The tech wreck's huge toll on fund investors
The average technology fund is still in the red since the start of 2000 and the beginning of the tech wreck. But the real story is worse, much worse — and it's something investors should remember as the Nasdaq composite climbs above 4,000 again.
The tech wreck began on March 10, 2000, when the tech-laden Nasdaq composite index hit its all-time record of 5048.62. By the end of the bear market, the Nazz had fallen to 1114.11 — a 78% decline. But fund investors were hit even harder.
How much? Currently, there are 159 technology funds, assuming you count each share class as a separate fund. Those funds are down 20.7% since 2000. In contrast, funds that track the Standard & Poor's 500 stock index have gained an average 46.2%. The technology wreck, which ran from March 10, 2000, to October 9, 2002, ripped 80% from the average tech fund, vs. 43.1% for the average S&P 500 index fund.
But wait. It gets worse. Most of the funds that were available to investors in 1998 through 2002 are gone — liquidated outright or merged into other funds. Counting each share class separately, 602 tech funds been merged or liquidated since 2000, according to Lipper, which tracks the funds. In other worlds, for every fund that survived the tech wreck, nearly four are singing with the Choir Invisible.
A few examples:
• The de Leon Internet 100 Fund lived from September 1999 through October 2000, when it was liquidated, meaning all its stocks were sold and the proceeds divvied up among shareholders. The fund gained 76% in the fourth quarter of 1999, but fell 47% in 2000 before it folded.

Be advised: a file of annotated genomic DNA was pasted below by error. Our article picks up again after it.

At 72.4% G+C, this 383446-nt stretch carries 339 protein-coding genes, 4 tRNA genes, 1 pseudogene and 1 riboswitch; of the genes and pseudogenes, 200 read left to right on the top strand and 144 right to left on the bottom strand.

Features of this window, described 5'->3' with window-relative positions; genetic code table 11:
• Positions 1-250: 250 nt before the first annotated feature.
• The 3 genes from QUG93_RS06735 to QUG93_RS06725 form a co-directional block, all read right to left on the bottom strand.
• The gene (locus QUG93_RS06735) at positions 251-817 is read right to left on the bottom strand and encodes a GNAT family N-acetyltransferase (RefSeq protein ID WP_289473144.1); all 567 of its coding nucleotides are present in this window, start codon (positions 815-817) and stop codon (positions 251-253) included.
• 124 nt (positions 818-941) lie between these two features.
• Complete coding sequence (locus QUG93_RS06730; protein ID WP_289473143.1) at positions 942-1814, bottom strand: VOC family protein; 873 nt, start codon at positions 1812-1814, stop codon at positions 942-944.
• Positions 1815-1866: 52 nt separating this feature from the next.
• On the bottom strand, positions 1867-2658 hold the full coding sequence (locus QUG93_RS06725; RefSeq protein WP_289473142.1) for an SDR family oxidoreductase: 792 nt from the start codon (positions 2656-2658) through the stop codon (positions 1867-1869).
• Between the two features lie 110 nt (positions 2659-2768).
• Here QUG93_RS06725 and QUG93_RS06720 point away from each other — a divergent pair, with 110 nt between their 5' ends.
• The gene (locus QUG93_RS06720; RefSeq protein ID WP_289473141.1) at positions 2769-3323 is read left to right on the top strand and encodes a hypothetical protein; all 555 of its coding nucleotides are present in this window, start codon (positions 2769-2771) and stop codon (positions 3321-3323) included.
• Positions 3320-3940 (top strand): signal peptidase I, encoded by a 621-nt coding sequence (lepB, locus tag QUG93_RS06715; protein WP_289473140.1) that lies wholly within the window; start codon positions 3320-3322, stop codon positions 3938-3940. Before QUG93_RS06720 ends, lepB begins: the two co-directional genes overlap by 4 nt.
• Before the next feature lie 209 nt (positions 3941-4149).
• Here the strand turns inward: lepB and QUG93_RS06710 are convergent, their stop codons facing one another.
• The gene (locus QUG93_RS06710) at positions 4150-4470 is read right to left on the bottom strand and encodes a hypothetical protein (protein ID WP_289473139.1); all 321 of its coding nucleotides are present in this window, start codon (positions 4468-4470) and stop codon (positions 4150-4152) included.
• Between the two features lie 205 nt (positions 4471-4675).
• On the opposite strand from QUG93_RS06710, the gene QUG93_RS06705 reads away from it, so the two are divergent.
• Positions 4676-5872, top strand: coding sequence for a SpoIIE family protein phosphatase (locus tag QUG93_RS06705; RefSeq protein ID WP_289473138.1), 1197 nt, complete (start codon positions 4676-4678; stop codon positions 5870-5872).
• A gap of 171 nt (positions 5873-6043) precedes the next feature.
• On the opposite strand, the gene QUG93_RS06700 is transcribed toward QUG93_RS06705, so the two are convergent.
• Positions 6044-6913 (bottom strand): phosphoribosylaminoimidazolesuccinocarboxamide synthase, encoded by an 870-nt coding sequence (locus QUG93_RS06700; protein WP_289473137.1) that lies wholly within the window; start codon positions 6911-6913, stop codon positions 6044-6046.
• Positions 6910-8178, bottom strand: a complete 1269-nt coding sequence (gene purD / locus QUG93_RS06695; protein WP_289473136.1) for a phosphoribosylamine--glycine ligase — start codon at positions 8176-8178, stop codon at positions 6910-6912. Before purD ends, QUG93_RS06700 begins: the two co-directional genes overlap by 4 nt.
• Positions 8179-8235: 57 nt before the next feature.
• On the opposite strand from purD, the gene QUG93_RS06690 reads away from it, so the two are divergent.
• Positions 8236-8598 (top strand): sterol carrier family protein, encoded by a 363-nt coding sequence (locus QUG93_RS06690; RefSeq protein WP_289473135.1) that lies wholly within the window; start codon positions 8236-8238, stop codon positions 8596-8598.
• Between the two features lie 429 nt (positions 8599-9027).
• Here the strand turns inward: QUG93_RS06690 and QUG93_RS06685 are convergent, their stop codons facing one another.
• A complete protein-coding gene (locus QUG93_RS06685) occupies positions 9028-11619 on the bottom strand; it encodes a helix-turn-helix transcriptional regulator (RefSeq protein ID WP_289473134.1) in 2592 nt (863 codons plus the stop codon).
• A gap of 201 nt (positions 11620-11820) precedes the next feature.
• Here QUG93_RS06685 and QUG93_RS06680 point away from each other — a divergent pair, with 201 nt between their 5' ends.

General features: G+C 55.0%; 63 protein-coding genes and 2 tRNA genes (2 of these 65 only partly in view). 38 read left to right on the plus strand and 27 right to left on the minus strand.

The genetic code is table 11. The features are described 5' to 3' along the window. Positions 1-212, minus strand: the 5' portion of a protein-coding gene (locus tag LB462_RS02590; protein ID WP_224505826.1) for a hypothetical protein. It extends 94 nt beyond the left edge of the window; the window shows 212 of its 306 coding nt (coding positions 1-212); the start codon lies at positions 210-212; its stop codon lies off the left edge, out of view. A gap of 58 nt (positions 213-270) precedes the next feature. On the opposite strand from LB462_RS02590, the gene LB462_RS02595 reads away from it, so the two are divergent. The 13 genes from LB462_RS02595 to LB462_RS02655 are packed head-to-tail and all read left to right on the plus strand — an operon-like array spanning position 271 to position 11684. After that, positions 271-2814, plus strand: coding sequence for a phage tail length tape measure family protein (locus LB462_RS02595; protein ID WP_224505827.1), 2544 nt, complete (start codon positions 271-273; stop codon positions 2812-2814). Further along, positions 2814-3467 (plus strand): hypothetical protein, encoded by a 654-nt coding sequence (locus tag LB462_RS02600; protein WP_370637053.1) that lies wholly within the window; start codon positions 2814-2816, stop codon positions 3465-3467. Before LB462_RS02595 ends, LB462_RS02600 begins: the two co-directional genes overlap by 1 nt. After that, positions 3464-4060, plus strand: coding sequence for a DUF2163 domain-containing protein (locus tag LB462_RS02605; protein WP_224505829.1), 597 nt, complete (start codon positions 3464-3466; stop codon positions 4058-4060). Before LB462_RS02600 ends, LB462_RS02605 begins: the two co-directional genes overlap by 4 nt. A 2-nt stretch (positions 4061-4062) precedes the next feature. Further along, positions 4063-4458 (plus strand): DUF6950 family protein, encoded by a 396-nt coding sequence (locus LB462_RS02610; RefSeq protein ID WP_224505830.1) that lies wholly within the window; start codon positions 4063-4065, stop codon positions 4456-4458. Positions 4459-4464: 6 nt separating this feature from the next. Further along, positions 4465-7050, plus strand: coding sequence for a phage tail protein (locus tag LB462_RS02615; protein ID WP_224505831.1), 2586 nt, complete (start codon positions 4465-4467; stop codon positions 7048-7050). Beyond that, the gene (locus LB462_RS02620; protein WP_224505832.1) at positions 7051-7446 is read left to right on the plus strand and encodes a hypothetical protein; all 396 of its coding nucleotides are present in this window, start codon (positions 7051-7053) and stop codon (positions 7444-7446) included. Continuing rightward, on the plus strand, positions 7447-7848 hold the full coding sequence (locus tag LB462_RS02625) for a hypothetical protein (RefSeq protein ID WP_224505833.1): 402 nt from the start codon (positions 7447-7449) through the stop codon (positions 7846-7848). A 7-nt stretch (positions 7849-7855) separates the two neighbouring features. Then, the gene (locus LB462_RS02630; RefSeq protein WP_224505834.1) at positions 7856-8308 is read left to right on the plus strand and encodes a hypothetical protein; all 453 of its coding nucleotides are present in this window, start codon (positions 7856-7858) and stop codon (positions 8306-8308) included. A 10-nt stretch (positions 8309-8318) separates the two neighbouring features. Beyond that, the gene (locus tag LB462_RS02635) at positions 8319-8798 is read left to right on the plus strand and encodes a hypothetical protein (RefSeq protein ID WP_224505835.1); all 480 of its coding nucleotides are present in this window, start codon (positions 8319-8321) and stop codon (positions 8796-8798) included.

• The Zero Gravity Internet Fund, which began life as the E-Harmon Internet Fund, liquidated in 2001. The fund lost 40% since inception.
• The Munder NetNet Fund gained 176% in 1999, which attracted more than $1 billion in assets. The fund then dropped 90% in the following three years before it was merged out of existence.
(Read more: Fund manager Citron tries his hand in Israeli tech)
The records of those funds — and the 599 others that no longer exist — simply fall out of the averages,meaning that only the records of the survivors persist. If you account for survivor bias, the number of fund deaths after the tech wreck means that the average investor lost far more in tech than the current numbers suggest.
Tech funds weren't the only ones to suffer: according to the Investment Company Institute, the funds' trade group, diversified stock funds were stuffed with tech, as well, and those were the funds most popular with investors in the lead-up to the meltdown.
In a sample of 1,520 domestic stock funds, the ICI says, the 10% with the biggest inflows of new money had about 30% of their assets in technology stocks. In March 2000, the height of the technology bubble, 34% of the S&P 500 was in tech — so even index fund investors weren't immune.
—By John Waggoner of USA TODAY